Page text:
Considering it’s in a fast-shrinking segment, the Optima is still up against plenty of very talented rivals. The most obvious is the Ford Mondeo, which offers masses of space and equipment with ready availability and excellent dynamics. The Vauxhall Insignia is also top value for money, plentiful and spacious, while the Mazda 6 is wonderful to drive, well equipped, has a superb interior and looks smart.
The Kia’s Hyundai i40 cousin doesn’t look quite as neat inside or out, but it’s also great value and roomy. All of these things apply to the Skoda Superb, which is a terrific car with limousine-like levels of interior space, although for some people it’s simply too big, which is why the Skoda Octavia might make more sense, along with its Volkswagen Passat cousin.
What to look for
Even the earliest Optimas will have three years’ warranty left, which is as much as many models get when bought from new.
The Optima 2 trim level comes with a space-saver spare wheel as standard, but all other models get a tyre mobility kit instead.
Disappointingly, only the GT-Line S model has autonomous emergency braking fitted; it wasn’t available on any other trim levels.
The official fuel economy of the Optima PHEV is 176mpg, but expect more like 50-60mpg. The PHEV can cover 33 miles in electric-only mode.
Kia’s interiors are renowned among owners for being easy to live with on account of their clear and simple design, high-quality switchgear and comfortable seats. The Optima takes all of this to a new level with a cabin that – as well as having these benefits – also feels rather premium.
As you’d expect from what’s quite a large car, cabin space is generous, with plenty of room for five adults to sit in comfort. That room doesn’t come at the expense of boot space, which stands at 510 litres, while the SW estate model can hold 552 litres, or 1,686 litres with the back seats folded down.
All Optimas need maintenance every 12 months or 20,000 miles, whichever comes first, with services alternating between minor and major. Not all check-ups are priced the same, because minor services can be £59 (for the seventh and ninth services) or £69 (third and fifth) depending on the car’s mileage. Similarly, the cost of the major maintenance fluctuates between £199 (sixth service) and £309 (fourth service).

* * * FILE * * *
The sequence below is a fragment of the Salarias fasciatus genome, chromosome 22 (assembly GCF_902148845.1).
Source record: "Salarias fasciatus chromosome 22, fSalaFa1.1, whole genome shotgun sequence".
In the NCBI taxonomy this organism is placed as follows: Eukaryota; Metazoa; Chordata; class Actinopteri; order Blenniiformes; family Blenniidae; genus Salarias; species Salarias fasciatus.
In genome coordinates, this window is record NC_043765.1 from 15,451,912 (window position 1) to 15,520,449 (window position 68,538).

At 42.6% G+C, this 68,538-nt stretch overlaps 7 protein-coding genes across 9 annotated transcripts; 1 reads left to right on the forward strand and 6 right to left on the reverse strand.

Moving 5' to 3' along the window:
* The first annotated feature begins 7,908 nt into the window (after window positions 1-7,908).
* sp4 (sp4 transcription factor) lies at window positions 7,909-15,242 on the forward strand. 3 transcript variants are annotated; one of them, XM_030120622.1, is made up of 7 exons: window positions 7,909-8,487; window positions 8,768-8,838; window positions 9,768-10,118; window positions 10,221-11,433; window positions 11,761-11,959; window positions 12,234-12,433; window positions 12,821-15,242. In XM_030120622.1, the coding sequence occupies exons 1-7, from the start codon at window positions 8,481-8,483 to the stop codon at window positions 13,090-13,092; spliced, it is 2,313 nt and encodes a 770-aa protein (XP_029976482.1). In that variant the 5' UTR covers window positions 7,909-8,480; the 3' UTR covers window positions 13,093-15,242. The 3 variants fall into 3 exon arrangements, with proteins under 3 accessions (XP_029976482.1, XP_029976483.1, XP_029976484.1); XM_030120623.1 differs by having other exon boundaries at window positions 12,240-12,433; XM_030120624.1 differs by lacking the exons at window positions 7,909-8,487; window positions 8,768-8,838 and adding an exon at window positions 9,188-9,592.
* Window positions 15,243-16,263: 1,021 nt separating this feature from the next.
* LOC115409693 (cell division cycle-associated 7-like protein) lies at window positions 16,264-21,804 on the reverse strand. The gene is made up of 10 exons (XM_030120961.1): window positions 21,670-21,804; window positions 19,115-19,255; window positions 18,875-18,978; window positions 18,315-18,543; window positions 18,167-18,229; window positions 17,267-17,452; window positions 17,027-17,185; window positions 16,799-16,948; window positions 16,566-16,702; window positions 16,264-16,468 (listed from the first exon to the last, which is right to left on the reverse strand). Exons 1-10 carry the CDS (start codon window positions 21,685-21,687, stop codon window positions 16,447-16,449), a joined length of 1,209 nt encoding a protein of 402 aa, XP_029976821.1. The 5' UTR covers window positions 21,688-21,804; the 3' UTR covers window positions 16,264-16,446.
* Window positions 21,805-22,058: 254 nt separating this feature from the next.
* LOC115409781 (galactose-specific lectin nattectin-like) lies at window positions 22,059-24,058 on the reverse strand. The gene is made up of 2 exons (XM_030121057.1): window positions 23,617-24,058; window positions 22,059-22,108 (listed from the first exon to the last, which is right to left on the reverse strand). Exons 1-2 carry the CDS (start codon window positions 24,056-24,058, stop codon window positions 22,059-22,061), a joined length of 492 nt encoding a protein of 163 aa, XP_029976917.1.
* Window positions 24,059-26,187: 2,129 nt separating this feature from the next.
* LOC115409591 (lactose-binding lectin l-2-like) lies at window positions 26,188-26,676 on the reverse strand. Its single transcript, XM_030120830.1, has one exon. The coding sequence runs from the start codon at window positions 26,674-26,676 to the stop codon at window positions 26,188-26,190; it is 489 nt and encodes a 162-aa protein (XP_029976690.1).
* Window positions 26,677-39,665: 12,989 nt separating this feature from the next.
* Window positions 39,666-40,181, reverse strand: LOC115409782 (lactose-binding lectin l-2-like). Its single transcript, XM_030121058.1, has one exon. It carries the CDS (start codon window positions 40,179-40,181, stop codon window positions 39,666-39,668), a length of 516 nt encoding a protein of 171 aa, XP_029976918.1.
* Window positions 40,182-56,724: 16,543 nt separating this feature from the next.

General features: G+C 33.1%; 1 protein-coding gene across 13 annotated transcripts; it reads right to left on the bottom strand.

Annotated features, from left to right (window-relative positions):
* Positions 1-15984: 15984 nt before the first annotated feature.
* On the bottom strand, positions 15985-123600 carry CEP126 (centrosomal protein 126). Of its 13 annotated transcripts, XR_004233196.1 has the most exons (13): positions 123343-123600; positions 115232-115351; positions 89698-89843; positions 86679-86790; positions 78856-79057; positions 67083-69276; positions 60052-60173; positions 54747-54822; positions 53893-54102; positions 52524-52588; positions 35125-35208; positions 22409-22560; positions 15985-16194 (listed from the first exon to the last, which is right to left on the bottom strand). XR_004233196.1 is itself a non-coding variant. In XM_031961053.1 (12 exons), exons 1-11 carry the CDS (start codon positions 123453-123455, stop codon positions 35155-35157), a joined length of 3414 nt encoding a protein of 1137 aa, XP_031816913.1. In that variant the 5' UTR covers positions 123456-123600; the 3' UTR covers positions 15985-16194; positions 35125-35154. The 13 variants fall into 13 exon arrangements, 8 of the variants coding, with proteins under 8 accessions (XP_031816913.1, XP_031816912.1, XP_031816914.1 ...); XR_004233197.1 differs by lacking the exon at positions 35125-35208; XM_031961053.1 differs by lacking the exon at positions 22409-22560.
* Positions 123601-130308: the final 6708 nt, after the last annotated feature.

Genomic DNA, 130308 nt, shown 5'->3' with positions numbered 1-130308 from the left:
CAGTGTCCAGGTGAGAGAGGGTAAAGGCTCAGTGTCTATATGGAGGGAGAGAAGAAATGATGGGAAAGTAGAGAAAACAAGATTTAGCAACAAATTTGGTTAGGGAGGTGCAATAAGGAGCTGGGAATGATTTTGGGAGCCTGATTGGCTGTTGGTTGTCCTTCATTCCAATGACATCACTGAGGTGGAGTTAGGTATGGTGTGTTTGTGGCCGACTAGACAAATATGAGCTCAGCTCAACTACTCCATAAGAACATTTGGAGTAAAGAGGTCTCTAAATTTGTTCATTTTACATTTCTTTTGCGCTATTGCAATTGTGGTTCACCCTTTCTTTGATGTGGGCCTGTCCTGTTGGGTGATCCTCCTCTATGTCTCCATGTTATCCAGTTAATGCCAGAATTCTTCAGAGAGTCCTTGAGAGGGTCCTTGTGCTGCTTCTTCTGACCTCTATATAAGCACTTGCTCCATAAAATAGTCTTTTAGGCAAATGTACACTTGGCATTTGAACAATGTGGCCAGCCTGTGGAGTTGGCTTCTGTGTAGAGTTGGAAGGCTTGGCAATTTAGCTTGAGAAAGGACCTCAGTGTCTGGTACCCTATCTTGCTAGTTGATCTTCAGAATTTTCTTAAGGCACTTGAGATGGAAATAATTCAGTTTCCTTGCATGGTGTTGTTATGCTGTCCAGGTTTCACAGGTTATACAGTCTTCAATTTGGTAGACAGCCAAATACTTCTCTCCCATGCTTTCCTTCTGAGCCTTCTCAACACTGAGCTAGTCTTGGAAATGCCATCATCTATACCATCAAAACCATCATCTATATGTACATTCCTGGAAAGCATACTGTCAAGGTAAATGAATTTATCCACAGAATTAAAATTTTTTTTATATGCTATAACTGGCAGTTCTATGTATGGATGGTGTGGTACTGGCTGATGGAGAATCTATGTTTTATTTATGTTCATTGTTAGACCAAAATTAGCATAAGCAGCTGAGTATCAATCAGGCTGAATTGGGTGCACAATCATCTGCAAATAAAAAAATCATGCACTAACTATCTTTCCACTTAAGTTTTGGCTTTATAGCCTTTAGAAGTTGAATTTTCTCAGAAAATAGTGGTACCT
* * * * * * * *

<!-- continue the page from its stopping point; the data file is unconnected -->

There are no cam belts to replace because all Optima engines are chain-driven. Brake fluid needs to be replaced every two years for £39, while the coolant should be renewed after 10 years or 100,000 miles, whichever comes first, and then every two years or 20,000 miles; expect to pay around £79 for this.
The Mk2 Optima has been recalled just twice so far. Kia launched the first campaign in June 2018 for 398 Optima PHEVs built between October 2015 and September 2017. These cars were fitted with a voltage-protection device that could switch off the electric motor, leading to a sudden loss of power as the car was being driven. The solution was to fit new control units and a fresh wiring loom.
The second recall was issued in August 2019 and affected 411 Optimas made between September 2017 and May 2019. This time the problem centred on the camera that controlled the autonomous emergency braking function; a software fault meant the affected Kias might fail to identify stationary cars, potentially leading to a collision. A software update was all that was required to put this problem right.
Driver Power owner satisfaction
Gauging owner satisfaction isn’t easy, because the Optima is quite a niche car. It has never appeared in our Driver Power surveys, but there are seven reviews on Carbuyer.co.uk, six of which award a full five-star rating, with the seventh giving four stars. As one owner put it: “Brilliant car. Smooth, quiet, spacious and efficient”. Others focus on the excellent value and frugal engine; all agree that the Optima is a winner.